Holiday Memories: The search for the perfect Christmas tree

The search for the perfect Christmas tree began when Dad took the family to the local lots. I was always hopeful I could convince the others this would be the year for my favorite kind: the Noble Fir.

Invariably, I would be out-voted and Dad would load a Blue Spruce on top of the car. Once home, it would be carried into the front parlor and the dressing would commence. Dad would string the lights, then sit back and direct us while we hung the ornaments; shiny glass orbs, little wooden ones and the homemade kind we made in school.

The best decoration came at the end, the careful draping of the heavy crinkled icicles brought from England. They had to be strung singularly, carefully, to fill in any imperfections the tree might have. It was my favorite part of the tradition.

Then one December, Dad came home carrying a box.

"I've got the Christmas tree," he announced.

"But, Dad," one of my brothers protested, "We didn't' get to help pick it out."

I looked out the window toward the car. There wasn't a tree tied to the roof. I turned to my father and asked, "Where is it? It's not on the car."

He grinned one of his silly grins. Setting the box down, he said, "Here."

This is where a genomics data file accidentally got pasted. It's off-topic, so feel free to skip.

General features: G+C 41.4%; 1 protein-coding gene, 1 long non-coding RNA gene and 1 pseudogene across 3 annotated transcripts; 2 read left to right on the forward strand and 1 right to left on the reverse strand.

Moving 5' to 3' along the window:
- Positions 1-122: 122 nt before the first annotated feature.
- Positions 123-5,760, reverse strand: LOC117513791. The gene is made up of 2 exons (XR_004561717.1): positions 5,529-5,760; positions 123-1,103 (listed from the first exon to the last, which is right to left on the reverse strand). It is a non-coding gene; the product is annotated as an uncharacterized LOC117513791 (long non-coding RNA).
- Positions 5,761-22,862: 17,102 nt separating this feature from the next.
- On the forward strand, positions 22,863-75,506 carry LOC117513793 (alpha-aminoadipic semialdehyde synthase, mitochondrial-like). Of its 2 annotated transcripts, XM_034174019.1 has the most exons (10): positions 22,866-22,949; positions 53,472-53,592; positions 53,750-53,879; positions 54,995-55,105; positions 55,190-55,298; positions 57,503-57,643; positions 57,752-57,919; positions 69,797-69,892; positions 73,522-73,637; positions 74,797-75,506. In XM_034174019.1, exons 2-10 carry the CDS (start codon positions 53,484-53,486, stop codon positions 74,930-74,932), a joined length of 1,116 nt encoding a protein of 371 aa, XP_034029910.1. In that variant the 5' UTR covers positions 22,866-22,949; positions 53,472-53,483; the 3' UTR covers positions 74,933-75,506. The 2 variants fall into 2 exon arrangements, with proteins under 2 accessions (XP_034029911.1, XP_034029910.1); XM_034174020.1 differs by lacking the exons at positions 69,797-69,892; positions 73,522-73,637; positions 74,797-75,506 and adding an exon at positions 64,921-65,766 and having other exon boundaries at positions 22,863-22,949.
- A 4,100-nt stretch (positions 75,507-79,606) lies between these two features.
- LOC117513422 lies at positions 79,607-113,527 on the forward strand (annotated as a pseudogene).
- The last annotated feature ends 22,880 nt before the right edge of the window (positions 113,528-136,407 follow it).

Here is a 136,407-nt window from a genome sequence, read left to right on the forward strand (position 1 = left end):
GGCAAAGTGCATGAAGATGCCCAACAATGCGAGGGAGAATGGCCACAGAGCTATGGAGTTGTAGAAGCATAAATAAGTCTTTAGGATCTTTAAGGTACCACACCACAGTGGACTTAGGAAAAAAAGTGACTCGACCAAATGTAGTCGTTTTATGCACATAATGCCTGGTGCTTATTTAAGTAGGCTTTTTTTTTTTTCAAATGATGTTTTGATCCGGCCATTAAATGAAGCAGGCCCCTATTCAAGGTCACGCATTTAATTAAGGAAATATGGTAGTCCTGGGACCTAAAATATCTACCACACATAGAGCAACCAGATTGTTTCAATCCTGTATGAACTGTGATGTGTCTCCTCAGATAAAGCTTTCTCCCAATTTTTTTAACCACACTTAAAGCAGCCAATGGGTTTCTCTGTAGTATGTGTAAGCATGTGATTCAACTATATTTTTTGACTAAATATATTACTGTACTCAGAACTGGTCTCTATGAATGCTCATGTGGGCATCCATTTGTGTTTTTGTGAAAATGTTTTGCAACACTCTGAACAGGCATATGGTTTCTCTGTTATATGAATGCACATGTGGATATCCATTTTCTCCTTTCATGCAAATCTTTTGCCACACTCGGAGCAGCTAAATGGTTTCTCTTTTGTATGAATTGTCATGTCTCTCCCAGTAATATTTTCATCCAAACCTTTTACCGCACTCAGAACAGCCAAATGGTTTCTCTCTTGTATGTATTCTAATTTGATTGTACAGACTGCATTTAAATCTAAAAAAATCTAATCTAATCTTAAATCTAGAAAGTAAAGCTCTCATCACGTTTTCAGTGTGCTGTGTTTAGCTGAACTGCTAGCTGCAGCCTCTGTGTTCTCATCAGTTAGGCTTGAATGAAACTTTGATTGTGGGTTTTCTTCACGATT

I looked at the box. There was a picture of an artificial tree on it. Dad, excited about setting it up, carried it into the parlor. I looked on in horror as he unpacked it. Not only was it a phony tree, it was made out of silver tinsel. I watched as Dad pulled each limb out of plain brown paper sleeves and inserted the wire end into holes drilled into the silver painted broomstick trunk.

"We can only put the glass balls on this tree," Dad said.

But what about lights?"

Dad showed us a light wheel. It had red, blue, green and yellow triangles on a disc and when attached to the motor, turned. He plugged it in and faced it toward the tree. The wheel turned slowly and the silver picked up the rainbow, then reflected it back to us.

My brothers oohed and aahed. I turned to leave.

"Aren't you going to help decorate it, Sissy?" My dad asked me.

"No," I said and I left.

After the tree had been decorated, I sat watching the kaleidoscope of cascading colors wash over it. It was mesmerizing, perfectly symmetrical, gaudy, commercial and belonged in the cosmetic department of Macy's, not in our front room. Where could I hang the icicles? I hated it.

We used that tree for a number of Christmases. Every year I tried to talk my dad into a real tree and failed. Then, Dad decided it was time for the real thing again and the tinsel tree was left alone in its box, forgotten.

Years later, much to my chagrin, I find myself wanting to set up that gaudy silver thing, to sit mesmerized in front of it, reflecting and being reflected upon


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